On October 25, the U.S. requested Israel delay its ground invasion of Gaza so more air defense support could be deployed to defend U.S. troops in Iraq, Jordan, Saudi Arabia, Kuwait, and the United Arab Emirates, according to press reports.

Israel may have agreed to U.S. requests to delay or pause its ground invasion of Gaza. However, Israel launched a large overnight raid into Gaza on October 26.

Worst of all, Biden Administration officials leaked to the press that they do not believe Israel Defense Forces are ready to invade Gaza and do not have a workable invasion plan.

The Biden Administration also has failed to take decisive action in response to Iran’s likely sponsorship of the October 7 terrorist attack and a surge in attacks by Iranian-backed militias against U.S. forces in Iraq and Syria. The administration has said Iran was “complicit” in the Hamas attack because it funds Hamas and trains its fighters, but claims it has no information that Iranian officials ordered the attack or knew about it in advance. However, the Wall Street Journal reported on October 8 that Iranian officials helped plan the Hamas attack and gave the green light to launch it at an October 2, 2023 meeting in Beirut. The Journal also reported that Iran’s Islamic Revolutionary Guard Corps worked with Hamas since last August to prepare the air, land, and sea incursions of the attack.

There has been no move by the Biden Administration to reimpose the tough sanctions against Iran put in place by the Trump Administration, especially against Iranian oil exports. Biden officials reportedly halted a $6 billion payment to Iran agreed to in August to free five American prisoners, but it is unclear how long this payment will be frozen.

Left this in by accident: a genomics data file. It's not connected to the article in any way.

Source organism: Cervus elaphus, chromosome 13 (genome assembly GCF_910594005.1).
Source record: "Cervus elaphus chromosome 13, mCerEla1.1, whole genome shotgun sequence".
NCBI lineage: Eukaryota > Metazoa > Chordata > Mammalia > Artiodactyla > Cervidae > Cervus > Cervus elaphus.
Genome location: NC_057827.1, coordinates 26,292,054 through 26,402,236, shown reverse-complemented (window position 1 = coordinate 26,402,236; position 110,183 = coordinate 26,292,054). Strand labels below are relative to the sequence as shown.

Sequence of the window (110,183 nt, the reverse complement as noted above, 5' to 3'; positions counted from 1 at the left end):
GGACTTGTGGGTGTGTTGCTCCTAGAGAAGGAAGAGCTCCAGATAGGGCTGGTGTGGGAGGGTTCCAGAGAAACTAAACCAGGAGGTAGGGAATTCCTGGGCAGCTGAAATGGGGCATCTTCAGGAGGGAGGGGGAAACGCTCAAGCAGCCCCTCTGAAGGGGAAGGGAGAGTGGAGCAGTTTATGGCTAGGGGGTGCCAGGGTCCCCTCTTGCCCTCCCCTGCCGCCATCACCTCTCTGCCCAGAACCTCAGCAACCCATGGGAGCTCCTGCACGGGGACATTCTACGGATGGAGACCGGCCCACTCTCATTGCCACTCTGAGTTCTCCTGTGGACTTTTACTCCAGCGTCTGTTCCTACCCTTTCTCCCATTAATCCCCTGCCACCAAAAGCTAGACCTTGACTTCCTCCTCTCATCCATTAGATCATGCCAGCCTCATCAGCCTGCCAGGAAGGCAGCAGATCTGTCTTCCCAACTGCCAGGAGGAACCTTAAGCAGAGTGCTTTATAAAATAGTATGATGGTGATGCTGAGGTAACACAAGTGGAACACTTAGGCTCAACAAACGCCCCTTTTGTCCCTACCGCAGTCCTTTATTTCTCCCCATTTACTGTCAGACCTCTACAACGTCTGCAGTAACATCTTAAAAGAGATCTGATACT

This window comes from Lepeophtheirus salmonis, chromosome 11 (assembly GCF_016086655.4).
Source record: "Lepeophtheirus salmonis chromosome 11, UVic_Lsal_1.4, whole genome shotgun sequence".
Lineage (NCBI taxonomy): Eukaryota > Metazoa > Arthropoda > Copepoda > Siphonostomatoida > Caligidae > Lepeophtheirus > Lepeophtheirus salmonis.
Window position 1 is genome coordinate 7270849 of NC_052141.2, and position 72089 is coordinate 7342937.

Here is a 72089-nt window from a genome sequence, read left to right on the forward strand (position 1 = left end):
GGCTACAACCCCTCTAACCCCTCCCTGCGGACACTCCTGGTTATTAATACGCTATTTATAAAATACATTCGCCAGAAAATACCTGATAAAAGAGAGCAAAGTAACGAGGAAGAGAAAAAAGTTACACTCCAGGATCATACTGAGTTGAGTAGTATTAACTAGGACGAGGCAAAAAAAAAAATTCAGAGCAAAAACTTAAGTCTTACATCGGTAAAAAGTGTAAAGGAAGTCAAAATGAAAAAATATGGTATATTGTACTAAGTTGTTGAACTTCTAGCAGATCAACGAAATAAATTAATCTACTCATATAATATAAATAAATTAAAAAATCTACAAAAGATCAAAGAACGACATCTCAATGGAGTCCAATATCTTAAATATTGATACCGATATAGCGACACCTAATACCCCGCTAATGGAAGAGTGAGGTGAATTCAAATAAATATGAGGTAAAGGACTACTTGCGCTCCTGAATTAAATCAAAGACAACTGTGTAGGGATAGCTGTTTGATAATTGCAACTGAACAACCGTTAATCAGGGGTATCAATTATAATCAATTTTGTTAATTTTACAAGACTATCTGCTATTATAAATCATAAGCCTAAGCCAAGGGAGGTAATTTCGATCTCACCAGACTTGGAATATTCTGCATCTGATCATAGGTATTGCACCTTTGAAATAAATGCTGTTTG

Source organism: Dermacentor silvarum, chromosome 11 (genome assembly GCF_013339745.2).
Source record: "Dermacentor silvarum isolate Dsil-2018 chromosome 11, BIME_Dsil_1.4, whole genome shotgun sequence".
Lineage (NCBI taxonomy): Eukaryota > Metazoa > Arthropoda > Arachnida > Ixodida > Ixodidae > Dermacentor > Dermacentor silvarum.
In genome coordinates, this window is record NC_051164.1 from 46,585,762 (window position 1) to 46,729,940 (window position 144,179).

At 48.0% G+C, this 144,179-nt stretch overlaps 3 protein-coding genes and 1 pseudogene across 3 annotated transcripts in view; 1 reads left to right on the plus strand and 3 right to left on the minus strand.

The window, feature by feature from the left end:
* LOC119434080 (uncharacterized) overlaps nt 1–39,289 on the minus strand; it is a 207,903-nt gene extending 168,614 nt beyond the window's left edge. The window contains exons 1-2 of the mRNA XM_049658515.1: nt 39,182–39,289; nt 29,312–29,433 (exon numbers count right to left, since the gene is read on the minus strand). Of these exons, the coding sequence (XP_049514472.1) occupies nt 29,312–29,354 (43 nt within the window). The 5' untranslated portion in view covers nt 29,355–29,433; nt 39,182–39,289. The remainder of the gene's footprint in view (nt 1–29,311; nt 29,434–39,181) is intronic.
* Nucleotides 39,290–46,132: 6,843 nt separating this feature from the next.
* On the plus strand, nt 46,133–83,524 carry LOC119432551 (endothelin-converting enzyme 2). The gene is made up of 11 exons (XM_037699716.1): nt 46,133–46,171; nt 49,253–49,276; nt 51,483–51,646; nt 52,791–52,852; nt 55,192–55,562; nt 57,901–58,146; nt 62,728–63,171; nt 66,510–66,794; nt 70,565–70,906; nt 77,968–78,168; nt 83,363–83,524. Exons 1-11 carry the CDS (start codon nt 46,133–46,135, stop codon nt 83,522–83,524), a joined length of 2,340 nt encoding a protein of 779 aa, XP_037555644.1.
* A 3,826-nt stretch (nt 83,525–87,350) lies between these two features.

President Biden’s supposed “total commitment” to Israel was further undermined when he sent an emergency supplemental bill to Congress last week that tied a $14.3 billion aid request for Israel to a new $60 billion aid request for Ukraine, a significant increase over Biden’s August Ukraine request of $26 billion. This move angered many members of Congress, who charged Biden with trying to exploit a crisis by using strong, bipartisan support for Israel to force Congress to fund his controversial Ukraine policy.

Overall, President Biden and his administration’s support to Israel in this crisis has been conditional, opportunistic, and inconsistent. It has fallen far short of the unequivocal support that Israel needs from America at this critical time. Some of the Biden administration’s criticism will be exploited by Israel’s enemies. Fortunately, the Biden Administration’s support has been strong enough for Israel’s needs, and support from most Members of Congress has been much stronger and consistent.

Moreover, Prime Minister Netanyahu has known Joe Biden for decades and is quite familiar with his foreign policy incompetence. Netanyahu will play along with Biden to a point to maintain good relations with the U.S. and obtain American aid, but he will not let Biden dictate Israeli defense policy. Netanyahu will order an invasion of Gaza when he is ready, probably without informing Biden in advance.

Fred Fleitz is vice-chair of the America First Policy Institute Center for American Security. He previously served as National Security Council chief of staff, CIA analyst and a House Intelligence Committee staff member.

 

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About Fred Fleitz

Fred Fleitz is vice-chair of the America First Policy Institute Center for American Security. He previously served as National Security Council chief of staff, CIA analyst and a House Intelligence Committee staff member. This article was reviewed and cleared for classification reasons by the CIA Prepublication Review Board.

Photo: TEL AVIV, ISRAEL - OCTOBER 18: (----EDITORIAL USE ONLY - MANDATORY CREDIT - 'ISRAELI GOVERNMENT PRESS OFFICE (GPO) / HANDOUT' - NO MARKETING NO ADVERTISING CAMPAIGNS - DISTRIBUTED AS A SERVICE TO CLIENTS----) US President Joe Biden is welcomed by Prime Minister Benjamin Netanyahu (R) at the Ben Gurion Airport in Tel Aviv, Israel on October 18, 2023. (Photo by GPO/ Handout/Anadolu via Getty Images)